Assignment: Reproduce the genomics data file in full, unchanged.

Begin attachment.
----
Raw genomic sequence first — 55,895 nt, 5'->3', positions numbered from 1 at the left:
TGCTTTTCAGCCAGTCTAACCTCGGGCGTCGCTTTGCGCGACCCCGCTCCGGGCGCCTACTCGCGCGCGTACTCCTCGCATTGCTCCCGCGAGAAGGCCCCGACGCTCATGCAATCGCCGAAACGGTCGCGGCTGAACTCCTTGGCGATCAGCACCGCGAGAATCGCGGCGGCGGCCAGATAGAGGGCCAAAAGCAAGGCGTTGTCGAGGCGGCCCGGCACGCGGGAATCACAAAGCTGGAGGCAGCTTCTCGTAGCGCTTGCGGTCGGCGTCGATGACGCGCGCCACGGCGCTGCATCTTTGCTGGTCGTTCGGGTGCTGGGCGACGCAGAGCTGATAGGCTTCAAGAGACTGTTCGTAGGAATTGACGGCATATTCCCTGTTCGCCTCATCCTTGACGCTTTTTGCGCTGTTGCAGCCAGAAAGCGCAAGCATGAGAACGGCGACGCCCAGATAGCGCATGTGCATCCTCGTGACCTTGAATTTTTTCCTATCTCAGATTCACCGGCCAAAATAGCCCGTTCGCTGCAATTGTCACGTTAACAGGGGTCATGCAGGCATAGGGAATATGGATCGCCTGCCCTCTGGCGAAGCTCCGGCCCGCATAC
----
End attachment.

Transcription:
Raw genomic sequence first — 55,895 nt, 5'->3', positions numbered from 1 at the left:
TGCTTTTCAGCCAGTCTAACCTCGGGCGTCGCTTTGCGCGACCCCGCTCCGGGCGCCTACTCGCGCGCGTACTCCTCGCATTGCTCCCGCGAGAAGGCCCCGACGCTCATGCAATCGCCGAAACGGTCGCGGCTGAACTCCTTGGCGATCAGCACCGCGAGAATCGCGGCGGCGGCCAGATAGAGGGCCAAAAGCAAGGCGTTGTCGAGGCGGCCCGGCACGCGGGAATCACAAAGCTGGAGGCAGCTTCTCGTAGCGCTTGCGGTCGGCGTCGATGACGCGCGCCACGGCGCTGCATCTTTGCTGGTCGTTCGGGTGCTGGGCGACGCAGAGCTGATAGGCTTCAAGAGACTGTTCGTAGGAATTGACGGCATATTCCCTGTTCGCCTCATCCTTGACGCTTTTTGCGCTGTTGCAGCCAGAAAGCGCAAGCATGAGAACGGCGACGCCCAGATAGCGCATGTGCATCCTCGTGACCTTGAATTTTTTCCTATCTCAGATTCACCGGCCAAAATAGCCCGTTCGCTGCAATTGTCACGTTAACAGGGGTCATGCAGGCATAGGGAATATGGATCGCCTGCCCTCTGGCGAAGCTCCGGCCCGCATAC